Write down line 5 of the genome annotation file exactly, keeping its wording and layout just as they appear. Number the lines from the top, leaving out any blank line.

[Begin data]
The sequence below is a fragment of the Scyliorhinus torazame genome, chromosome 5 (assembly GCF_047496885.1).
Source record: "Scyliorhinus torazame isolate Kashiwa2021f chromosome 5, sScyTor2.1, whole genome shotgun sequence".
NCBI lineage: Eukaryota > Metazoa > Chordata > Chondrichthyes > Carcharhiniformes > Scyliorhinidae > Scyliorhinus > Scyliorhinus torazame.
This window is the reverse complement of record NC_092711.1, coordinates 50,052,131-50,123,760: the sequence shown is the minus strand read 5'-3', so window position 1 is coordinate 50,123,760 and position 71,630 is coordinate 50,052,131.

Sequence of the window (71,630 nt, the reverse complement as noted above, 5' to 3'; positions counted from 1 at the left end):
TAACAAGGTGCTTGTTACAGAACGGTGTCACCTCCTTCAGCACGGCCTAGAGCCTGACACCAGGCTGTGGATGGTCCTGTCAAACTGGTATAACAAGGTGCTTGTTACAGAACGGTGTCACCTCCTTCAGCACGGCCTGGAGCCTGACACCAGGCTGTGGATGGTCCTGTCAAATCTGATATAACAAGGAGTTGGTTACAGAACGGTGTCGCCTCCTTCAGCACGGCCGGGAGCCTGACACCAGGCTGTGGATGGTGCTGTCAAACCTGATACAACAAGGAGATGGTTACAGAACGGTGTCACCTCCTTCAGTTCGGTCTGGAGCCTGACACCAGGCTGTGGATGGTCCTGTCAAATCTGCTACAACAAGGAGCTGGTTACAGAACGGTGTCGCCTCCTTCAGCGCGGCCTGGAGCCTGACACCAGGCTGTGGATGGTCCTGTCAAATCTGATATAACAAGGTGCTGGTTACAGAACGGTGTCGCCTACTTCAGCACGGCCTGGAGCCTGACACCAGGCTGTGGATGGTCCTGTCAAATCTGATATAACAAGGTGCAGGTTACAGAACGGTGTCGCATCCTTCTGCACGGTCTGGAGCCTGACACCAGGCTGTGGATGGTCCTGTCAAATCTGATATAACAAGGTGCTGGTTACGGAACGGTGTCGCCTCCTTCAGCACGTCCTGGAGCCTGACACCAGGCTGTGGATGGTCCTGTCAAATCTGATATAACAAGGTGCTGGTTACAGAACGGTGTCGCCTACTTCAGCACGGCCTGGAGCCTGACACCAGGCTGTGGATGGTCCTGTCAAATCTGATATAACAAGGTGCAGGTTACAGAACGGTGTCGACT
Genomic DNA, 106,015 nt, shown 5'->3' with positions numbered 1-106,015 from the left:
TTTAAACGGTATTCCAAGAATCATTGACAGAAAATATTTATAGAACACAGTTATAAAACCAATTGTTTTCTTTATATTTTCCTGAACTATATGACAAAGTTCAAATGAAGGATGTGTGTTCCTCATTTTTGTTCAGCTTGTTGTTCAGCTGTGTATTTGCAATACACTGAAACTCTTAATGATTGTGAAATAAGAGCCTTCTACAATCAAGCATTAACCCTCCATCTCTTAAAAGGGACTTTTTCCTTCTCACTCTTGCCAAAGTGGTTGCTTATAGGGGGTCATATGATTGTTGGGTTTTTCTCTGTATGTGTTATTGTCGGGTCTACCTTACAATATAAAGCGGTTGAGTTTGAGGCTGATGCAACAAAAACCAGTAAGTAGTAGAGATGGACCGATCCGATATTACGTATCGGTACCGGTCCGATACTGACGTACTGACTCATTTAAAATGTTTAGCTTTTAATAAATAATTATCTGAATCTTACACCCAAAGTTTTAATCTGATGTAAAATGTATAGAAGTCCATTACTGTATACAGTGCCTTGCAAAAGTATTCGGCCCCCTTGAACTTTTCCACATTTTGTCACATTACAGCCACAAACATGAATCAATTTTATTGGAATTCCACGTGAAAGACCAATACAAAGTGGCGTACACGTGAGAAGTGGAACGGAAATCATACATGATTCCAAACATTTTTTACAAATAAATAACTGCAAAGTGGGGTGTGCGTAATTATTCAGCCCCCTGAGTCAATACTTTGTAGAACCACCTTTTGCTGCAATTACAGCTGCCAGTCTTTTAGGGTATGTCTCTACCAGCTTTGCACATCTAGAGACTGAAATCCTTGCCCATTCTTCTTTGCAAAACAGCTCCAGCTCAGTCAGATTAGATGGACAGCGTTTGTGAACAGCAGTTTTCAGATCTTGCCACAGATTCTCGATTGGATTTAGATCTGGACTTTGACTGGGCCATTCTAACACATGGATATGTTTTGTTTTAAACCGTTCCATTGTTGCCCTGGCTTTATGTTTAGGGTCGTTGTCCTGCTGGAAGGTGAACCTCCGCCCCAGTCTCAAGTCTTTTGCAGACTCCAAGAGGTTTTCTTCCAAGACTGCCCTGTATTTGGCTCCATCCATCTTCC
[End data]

Sequence of the window (71,630 nt, the reverse complement as noted above, 5' to 3'; positions counted from 1 at the left end):